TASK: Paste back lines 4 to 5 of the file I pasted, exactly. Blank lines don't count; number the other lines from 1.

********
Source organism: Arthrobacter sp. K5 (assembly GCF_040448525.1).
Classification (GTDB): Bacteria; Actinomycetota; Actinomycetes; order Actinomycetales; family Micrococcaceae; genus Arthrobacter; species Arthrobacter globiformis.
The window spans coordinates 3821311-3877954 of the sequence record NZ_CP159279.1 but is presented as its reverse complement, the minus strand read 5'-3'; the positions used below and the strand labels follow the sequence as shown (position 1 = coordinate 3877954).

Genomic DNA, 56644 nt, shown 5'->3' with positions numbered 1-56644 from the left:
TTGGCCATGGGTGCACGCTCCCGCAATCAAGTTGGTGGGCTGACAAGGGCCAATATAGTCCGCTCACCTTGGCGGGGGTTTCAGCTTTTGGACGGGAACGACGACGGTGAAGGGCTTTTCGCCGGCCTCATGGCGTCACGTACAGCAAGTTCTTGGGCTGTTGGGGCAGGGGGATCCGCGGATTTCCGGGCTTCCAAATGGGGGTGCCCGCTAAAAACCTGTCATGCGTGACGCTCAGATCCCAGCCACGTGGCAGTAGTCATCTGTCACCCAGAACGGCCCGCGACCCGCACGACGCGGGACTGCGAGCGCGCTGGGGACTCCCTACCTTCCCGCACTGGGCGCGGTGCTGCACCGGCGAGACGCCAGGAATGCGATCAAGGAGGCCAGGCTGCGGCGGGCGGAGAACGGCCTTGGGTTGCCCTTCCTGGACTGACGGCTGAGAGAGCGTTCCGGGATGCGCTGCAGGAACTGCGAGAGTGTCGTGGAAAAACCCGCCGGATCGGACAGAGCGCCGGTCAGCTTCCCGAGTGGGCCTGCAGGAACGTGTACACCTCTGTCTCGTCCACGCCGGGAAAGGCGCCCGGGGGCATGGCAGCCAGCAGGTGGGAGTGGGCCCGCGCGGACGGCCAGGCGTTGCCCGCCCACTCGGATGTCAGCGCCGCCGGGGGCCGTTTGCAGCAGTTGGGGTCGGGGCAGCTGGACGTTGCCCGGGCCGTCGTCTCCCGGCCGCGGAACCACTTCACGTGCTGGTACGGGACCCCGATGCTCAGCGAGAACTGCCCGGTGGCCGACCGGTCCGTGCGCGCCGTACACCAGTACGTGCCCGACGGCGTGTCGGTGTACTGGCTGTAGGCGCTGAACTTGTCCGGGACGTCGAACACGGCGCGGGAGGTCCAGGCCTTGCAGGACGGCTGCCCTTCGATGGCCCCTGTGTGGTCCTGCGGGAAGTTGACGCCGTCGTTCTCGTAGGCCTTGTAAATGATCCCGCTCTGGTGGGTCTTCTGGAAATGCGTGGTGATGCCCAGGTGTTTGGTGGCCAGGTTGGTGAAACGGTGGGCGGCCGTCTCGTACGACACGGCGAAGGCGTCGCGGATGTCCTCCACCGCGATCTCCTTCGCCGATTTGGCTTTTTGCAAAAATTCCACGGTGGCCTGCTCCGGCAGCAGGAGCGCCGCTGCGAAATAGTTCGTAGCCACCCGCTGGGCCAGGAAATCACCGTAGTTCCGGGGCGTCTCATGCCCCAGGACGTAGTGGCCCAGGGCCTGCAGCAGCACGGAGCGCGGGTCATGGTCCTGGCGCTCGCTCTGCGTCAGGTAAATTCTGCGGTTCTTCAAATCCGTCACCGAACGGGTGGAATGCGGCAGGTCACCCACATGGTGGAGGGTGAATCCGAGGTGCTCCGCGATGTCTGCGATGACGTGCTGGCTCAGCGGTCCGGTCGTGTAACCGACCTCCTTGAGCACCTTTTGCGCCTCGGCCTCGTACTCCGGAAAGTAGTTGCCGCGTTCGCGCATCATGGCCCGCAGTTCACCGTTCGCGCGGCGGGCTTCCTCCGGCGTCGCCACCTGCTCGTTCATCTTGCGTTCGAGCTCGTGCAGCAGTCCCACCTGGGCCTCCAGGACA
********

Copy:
Genomic DNA, 56644 nt, shown 5'->3' with positions numbered 1-56644 from the left:
TTGGCCATGGGTGCACGCTCCCGCAATCAAGTTGGTGGGCTGACAAGGGCCAATATAGTCCGCTCACCTTGGCGGGGGTTTCAGCTTTTGGACGGGAACGACGACGGTGAAGGGCTTTTCGCCGGCCTCATGGCGTCACGTACAGCAAGTTCTTGGGCTGTTGGGGCAGGGGGATCCGCGGATTTCCGGGCTTCCAAATGGGGGTGCCCGCTAAAAACCTGTCATGCGTGACGCTCAGATCCCAGCCACGTGGCAGTAGTCATCTGTCACCCAGAACGGCCCGCGACCCGCACGACGCGGGACTGCGAGCGCGCTGGGGACTCCCTACCTTCCCGCACTGGGCGCGGTGCTGCACCGGCGAGACGCCAGGAATGCGATCAAGGAGGCCAGGCTGCGGCGGGCGGAGAACGGCCTTGGGTTGCCCTTCCTGGACTGACGGCTGAGAGAGCGTTCCGGGATGCGCTGCAGGAACTGCGAGAGTGTCGTGGAAAAACCCGCCGGATCGGACAGAGCGCCGGTCAGCTTCCCGAGTGGGCCTGCAGGAACGTGTACACCTCTGTCTCGTCCACGCCGGGAAAGGCGCCCGGGGGCATGGCAGCCAGCAGGTGGGAGTGGGCCCGCGCGGACGGCCAGGCGTTGCCCGCCCACTCGGATGTCAGCGCCGCCGGGGGCCGTTTGCAGCAGTTGGGGTCGGGGCAGCTGGACGTTGCCCGGGCCGTCGTCTCCCGGCCGCGGAACCACTTCACGTGCTGGTACGGGACCCCGATGCTCAGCGAGAACTGCCCGGTGGCCGACCGGTCCGTGCGCGCCGTACACCAGTACGTGCCCGACGGCGTGTCGGTGTACTGGCTGTAGGCGCTGAACTTGTCCGGGACGTCGAACACGGCGCGGGAGGTCCAGGCCTTGCAGGACGGCTGCCCTTCGATGGCCCCTGTGTGGTCCTGCGGGAAGTTGACGCCGTCGTTCTCGTAGGCCTTGTAAATGATCCCGCTCTGGTGGGTCTTCTGGAAATGCGTGGTGATGCCCAGGTGTTTGGTGGCCAGGTTGGTGAAACGGTGGGCGGCCGTCTCGTACGACACGGCGAAGGCGTCGCGGATGTCCTCCACCGCGATCTCCTTCGCCGATTTGGCTTTTTGCAAAAATTCCACGGTGGCCTGCTCCGGCAGCAGGAGCGCCGCTGCGAAATAGTTCGTAGCCACCCGCTGGGCCAGGAAATCACCGTAGTTCCGGGGCGTCTCATGCCCCAGGACGTAGTGGCCCAGGGCCTGCAGCAGCACGGAGCGCGGGTCATGGTCCTGGCGCTCGCTCTGCGTCAGGTAAATTCTGCGGTTCTTCAAATCCGTCACCGAACGGGTGGAATGCGGCAGGTCACCCACATGGTGGAGGGTGAATCCGAGGTGCTCCGCGATGTCTGCGATGACGTGCTGGCTCAGCGGTCCGGTCGTGTAACCGACCTCCTTGAGCACCTTTTGCGCCTCGGCCTCGTACTCCGGAAAGTAGTTGCCGCGTTCGCGCATCATGGCCCGCAGTTCACCGTTCGCGCGGCGGGCTTCCTCCGGCGTCGCCACCTGCTCGTTCATCTTGCGTTCGAGCTCGTGCAGCAGTCCCACCTGGGCCTCCAGGACA